Here the updated jsPerf: http://jsperf.com/array-destroy/32 http://jsperf.com/array-destroy/152

Solution 4:

A more cross-browser friendly and more optimal solution will be to use the splice method to empty the content of the array A as below:

A.splice(0, A.length);

Solution 5:

The answers that have no less that 2739 upvotes by now are misleading and incorrect.

The question is: “How do you empty your existing array?” E.g. for A = [1,2,3,4].

  1. Saying “A = [] is the answer” is ignorant and absolutely incorrect. [] == [] is false.

    This is because these two arrays are two separate, individual objects, with their own two identities, taking up their own space in the digital world, each on its own.


Let’s say your mother asks you to empty the trash can.

  • You don’t bring in a new one as if you’ve done what you’ve been asked for.
  • Instead, you empty the trash can.
  • You don’t replace the filled one with a new empty can, and you don’t take the label “A” from the filled can and stick it to the new one as in A = [1,2,3,4]; A = [];

Emptying an array object is the easiest thing ever:

A.length = 0;

This way, the can under “A” is not only empty, but also as clean as new!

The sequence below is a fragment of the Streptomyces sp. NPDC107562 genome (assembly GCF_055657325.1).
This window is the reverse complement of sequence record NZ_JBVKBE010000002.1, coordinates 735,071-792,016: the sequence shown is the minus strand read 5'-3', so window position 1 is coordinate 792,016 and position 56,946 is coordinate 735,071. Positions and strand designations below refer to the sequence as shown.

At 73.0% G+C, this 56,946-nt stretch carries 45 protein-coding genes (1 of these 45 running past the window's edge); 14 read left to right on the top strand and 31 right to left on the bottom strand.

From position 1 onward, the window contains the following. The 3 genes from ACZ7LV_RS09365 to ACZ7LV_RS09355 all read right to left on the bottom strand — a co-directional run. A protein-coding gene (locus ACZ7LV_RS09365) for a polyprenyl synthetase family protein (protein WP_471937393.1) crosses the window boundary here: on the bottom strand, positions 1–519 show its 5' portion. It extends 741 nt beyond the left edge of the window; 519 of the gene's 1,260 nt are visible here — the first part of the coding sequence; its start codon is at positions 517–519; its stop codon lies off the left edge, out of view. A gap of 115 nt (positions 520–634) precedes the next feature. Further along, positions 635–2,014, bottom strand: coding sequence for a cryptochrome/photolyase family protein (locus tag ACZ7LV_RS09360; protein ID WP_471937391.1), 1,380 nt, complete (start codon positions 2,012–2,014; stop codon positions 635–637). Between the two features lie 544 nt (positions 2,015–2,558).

1. Furthermore, you are not required to remove the trash by hand until the can is empty! You were asked to empty the existing one, completely, in one turn, not to pick up the trash until the can gets empty, as in:

    while(A.length > 0) {
        A.pop();
    }
    
  2. Nor, to put your left hand at the bottom of the trash, holding it with your right at the top to be able to pull its content out as in:

    A.splice(0, A.length);
    

No, you were asked to empty it:

A.length = 0;

This is the only code that correctly empties the contents of a given JavaScript array.

Solution 6:

Performance test:

http://jsperf.com/array-clear-methods/3

a = []; // 37% slower
a.length = 0; // 89% slower
a.splice(0, a.length)  // 97% slower
while (a.length > 0) {
    a.pop();
} // Fastest